YG – Did you know Cherepanov?
EK – We were friends. We even lived together at a boarding school in Omsk, but I was with my parents then. We were gathering in our room in the evenings, and my mom made pelmeni. We were the only ones with a stove in our room. Lyoshka [Cherepanov] and his buddies were a bit older, and they made fun of me. I just liked listening to their conversations.
YG – Was Cherepanov really a tremendous talent?
EK – His line was always doing incredible things on the ice. But no one was saying that he was a genius. More on the modest side: “a decent kid, and a good prospect”.
YG – By the way, you have a wonderful car: a white porsche.
EK – That is true. There is only one like that in Chelyabinsk. I only had a certain amount of money, and I asked my friends to help. A few days later, I was shown the car. I liked it a lot.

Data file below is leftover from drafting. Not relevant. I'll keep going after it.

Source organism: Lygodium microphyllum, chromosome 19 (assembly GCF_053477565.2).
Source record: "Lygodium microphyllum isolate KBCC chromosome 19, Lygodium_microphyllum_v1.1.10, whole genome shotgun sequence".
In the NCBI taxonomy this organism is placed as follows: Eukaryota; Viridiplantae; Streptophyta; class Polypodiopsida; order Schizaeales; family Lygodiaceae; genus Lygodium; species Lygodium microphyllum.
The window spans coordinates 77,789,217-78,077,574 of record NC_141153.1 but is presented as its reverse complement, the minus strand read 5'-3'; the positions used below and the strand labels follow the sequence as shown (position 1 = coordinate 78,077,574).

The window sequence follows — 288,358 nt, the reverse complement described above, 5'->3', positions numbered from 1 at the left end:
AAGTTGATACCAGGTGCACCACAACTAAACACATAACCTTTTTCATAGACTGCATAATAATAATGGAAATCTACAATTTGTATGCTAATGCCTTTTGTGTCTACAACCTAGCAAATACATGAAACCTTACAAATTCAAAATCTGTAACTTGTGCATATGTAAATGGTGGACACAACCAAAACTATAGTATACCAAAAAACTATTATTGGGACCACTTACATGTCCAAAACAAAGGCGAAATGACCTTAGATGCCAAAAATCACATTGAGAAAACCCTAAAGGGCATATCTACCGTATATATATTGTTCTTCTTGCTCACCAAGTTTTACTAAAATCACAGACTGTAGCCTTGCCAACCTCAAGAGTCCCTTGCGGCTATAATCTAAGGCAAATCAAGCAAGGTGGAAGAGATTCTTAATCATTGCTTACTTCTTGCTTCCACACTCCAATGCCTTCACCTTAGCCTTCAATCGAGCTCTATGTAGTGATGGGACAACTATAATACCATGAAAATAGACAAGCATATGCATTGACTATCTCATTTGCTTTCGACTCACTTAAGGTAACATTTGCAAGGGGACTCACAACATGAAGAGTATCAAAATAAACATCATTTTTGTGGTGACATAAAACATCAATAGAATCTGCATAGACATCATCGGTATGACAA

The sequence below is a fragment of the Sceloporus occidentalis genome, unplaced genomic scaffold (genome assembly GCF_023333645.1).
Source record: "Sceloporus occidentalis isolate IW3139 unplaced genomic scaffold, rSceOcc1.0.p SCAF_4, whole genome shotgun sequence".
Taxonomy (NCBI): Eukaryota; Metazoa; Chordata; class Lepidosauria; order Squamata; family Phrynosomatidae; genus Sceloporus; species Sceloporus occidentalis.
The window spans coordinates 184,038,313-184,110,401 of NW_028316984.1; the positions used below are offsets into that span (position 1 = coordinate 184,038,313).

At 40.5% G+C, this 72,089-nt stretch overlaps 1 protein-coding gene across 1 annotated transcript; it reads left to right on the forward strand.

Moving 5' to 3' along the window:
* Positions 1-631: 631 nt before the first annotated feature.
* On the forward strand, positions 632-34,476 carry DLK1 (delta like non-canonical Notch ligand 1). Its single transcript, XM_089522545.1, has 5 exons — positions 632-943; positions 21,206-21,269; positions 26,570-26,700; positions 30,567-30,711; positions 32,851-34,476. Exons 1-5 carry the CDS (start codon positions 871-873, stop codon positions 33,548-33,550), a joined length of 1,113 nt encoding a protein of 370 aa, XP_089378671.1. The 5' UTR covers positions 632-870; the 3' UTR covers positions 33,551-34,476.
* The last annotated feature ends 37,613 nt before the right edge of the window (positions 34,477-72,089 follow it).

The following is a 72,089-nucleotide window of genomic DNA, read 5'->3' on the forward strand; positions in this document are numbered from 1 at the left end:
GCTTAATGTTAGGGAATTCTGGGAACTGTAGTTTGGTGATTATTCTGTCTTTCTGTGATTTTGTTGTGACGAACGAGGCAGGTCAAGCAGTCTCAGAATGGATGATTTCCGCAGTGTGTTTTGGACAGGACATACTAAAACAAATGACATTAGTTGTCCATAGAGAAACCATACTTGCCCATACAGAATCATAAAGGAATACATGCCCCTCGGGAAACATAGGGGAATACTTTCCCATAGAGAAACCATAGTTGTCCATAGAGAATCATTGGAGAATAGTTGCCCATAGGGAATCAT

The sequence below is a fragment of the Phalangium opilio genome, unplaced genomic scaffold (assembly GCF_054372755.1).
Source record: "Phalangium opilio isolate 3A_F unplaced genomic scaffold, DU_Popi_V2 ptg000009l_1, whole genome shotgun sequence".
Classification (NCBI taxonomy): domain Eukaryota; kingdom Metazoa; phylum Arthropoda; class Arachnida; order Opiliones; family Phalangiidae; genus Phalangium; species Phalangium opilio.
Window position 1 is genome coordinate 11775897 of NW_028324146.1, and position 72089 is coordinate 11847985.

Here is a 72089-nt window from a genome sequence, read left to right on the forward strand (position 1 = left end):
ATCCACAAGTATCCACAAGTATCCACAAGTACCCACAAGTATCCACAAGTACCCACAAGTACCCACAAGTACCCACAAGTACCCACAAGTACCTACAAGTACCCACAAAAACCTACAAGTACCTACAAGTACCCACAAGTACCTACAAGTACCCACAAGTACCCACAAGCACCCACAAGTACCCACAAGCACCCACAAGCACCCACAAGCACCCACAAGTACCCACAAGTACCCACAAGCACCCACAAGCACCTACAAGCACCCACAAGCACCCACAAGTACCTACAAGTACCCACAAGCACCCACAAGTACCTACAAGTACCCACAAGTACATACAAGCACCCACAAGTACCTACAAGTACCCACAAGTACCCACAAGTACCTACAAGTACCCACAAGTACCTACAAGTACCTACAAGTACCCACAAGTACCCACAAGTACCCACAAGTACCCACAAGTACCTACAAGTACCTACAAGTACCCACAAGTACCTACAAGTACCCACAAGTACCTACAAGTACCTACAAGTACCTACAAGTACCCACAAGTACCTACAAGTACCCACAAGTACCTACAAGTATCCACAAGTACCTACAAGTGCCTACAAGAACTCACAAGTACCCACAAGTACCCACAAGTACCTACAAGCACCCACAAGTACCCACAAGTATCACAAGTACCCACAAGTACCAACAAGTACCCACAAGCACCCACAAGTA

YG – Did they have to bring it from somewhere?
EK – No, it’s used. At first I wanted to get a coupe, and then I realized that my first car should be a bigger one. After all, it’s my first winter behind a wheel. Next year, I am getting a BMW M3. I think I’ll still be in Chelyabinsk.
YG – Is it going to be hard to get rid of a car like that?
EK – Not really. What will be hard for me is leaving Chelyabinsk.
YG – How long were you driving without a license?
EK – About half a year. Never got stopped.
YG – In one of your interviews you mentioned that your dream car is Bentley Continental GT…
EK – I will be able to afford in it Washington. I don’t make enough for a car like that here. It costs about 11 million rubles. When I saw one in the streets of New York, I fell in love with it right away. Once in a while I look at a picture, and I want it even more than before. It’s a little coupe. There is one like that in Chelyabinsk.